# Symmetric matrices and Newton's third law

1. May 18, 2012

### TomServo

So, I was studying coupled oscillations and came across a statement that I couldn't figure out. It was that a particular matrix was symmetrical by Newton's Third Law. I know what Newton's Third Law is, I know what symmetric matrix is.

But, for example, a matrix like this:

-2k/m k/m

k/m -2k/m

Being multiplied times a vector like <x1,x2> to produce the acceleration vector <x1'',x2''>. It comes from the equations

x1''=(-2k/m)x1+(k/m)x2
x2''=(k/m2)x1+(-2k/m)x2

I'm trying to see how Newton's third law makes the matrix symmetrical. I mean, I can see why each mass's equation of acceleration takes the same form, because the choice of x1 being x1 and x2 being x2 is arbitrary. Can somebody explain how the force-pair law means that this matrix will be symmetrical?

2. May 19, 2012

### haruspex

Please describe the physical set up and the meanings of x1, x2, k, m in the context.
Btw, you have an m2 at one point. Should that be m, or should all the other m's be qualified as m1, m2?

3. May 19, 2012

### AlephZero

It's certainly not "obvious" how the symmetry of the stiffness relates to the third law.

If the stiffness matrix is not symmetric, the amount of work done moving between two points in space depends on the path you take when you move. In other words, if the stiffness matrix is not symmetric it is possible to do work (or extract work) from the system by moving around a closed path.

You can demonstrate this with a 2 DOF system (but the details are fairly tedious, so you will have to work those out for yourself!)

Suppose the stiffness is
$$\begin{bmatrix} k_{11} & k_{12} \\ k_{21} &k_{22} \end{bmatrix}$$
and you move from (0, 0) to (1, 1) by two different paths:
1. Along the straight line from (0, 0) to (1, 0) and then along the straight line to (1, 1).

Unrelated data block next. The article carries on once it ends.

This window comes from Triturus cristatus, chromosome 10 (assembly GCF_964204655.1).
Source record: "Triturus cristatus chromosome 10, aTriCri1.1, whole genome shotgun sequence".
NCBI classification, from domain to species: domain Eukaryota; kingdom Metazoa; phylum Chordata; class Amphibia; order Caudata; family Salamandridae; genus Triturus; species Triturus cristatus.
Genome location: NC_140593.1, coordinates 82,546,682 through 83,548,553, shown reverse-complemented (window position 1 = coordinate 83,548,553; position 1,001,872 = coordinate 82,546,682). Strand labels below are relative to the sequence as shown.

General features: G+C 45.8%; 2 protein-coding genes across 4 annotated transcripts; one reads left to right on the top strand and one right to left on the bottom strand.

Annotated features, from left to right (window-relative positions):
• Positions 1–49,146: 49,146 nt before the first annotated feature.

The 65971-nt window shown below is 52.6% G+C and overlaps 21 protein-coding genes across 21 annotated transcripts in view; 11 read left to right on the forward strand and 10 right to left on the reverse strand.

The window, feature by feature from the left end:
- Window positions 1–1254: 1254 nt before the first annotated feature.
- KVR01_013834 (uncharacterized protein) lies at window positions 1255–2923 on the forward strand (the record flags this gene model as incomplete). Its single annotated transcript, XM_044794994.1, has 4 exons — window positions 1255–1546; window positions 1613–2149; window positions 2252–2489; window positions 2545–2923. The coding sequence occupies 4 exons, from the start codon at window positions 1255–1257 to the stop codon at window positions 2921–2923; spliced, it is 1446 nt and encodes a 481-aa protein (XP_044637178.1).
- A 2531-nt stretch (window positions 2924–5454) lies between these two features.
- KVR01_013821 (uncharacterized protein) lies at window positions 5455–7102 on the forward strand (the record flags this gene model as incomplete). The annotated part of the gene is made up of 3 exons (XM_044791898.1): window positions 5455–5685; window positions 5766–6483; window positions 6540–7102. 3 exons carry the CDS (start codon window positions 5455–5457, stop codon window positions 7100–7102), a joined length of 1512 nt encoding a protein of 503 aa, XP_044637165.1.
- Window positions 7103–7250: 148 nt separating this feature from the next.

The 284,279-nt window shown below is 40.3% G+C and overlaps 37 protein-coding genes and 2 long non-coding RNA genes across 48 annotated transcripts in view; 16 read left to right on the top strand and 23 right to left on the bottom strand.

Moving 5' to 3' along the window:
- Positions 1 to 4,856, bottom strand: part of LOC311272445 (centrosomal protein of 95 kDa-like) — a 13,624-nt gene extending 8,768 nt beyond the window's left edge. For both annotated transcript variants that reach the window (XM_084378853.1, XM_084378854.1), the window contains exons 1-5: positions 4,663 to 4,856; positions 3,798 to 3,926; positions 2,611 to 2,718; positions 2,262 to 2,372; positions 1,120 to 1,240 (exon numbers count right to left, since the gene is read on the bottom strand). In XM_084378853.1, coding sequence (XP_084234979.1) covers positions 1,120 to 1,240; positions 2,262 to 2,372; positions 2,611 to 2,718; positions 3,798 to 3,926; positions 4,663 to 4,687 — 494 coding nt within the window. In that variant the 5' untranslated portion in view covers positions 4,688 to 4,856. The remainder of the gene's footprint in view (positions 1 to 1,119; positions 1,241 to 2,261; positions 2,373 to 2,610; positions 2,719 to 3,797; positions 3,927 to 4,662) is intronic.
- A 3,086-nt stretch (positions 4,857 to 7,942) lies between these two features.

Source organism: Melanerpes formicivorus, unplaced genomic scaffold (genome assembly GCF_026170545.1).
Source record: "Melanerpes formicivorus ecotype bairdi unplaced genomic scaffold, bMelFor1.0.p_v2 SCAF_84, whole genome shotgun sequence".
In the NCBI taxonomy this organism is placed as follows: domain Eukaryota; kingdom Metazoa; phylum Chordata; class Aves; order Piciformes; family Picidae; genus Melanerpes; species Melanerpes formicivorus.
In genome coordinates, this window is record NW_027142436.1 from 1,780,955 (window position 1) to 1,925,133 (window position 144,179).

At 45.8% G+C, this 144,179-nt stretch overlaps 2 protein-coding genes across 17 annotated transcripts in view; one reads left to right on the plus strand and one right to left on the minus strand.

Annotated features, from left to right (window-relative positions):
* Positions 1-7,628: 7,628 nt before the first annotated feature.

2. From (0,0) to (0, 1) and then to (1, 1).

Using "work = force x distance" you find the work done in one case is $k_{11}/2 + k_{12} + k_{22}/2$ and in the other case is $k_{11}/2 + k_{21} + k_{22}/2$. If these are the same, then $k_{12} = k_{21}$.

A similar argument works for the mass matrix, using kinetic energy.

In fact there are situations where the stiffness matrix is NOT symmetric, because there is an external source of energy and you CAN make the system do work by moving around a closed path, without creating a perpetual motion machine. But you don't need to worry about that in a first course on dynamics!

Last edited: May 19, 2012
4. May 19, 2012

### TomServo

Sorry, I should have said that the system is the following, in order from left to right (arbitrary, I know):

<wall><spring of constant k><mass m><spring of constant k><mass m><spring of constant k><wall>

AlephZero, I tried following your example but I couldn't get the result you were getting. How can you use Fd=W when the force isn't constant? I tried using 1/2<x|K|x> but only got 1/2k11+1/2k22 for both. I couldn't get the middle terms.

5. May 19, 2012

### AlephZero

Use integration. Work done = $\int_{x_1}^{x_2} F(x)\,dx$. Since the k's are constant, this is the same as Work done = (average force) x distance.

Along the line from (0,0) to (1,0), the first force component goes from 0 to $k_{11}$ so the work done is $[(0 + k_{11})/2]\times (1-0) = k_{11}/2$. The displacement in the second component direction doesn't change, so the second force component does no work.

Along the line from (1,0) to (1,1) the first force component does no work. The second force component goes from $k_{21}$ to $k_{21}+k_{22}$, so the work done is $[(k_{21} + (k_{21} + k_{22}))/2] \times (1-0) = k_{21} + k_{22}/2$.

Of course the standard $x^TKx/2$ formula for the work done moving from (0,0) to (1,1) gives $(k_{11} + k_{12} + k_{21} + k_{22})/2$, and because K is symmetric $(k_{12} + k_{21})/2 = k_{12} = k_{21}$.

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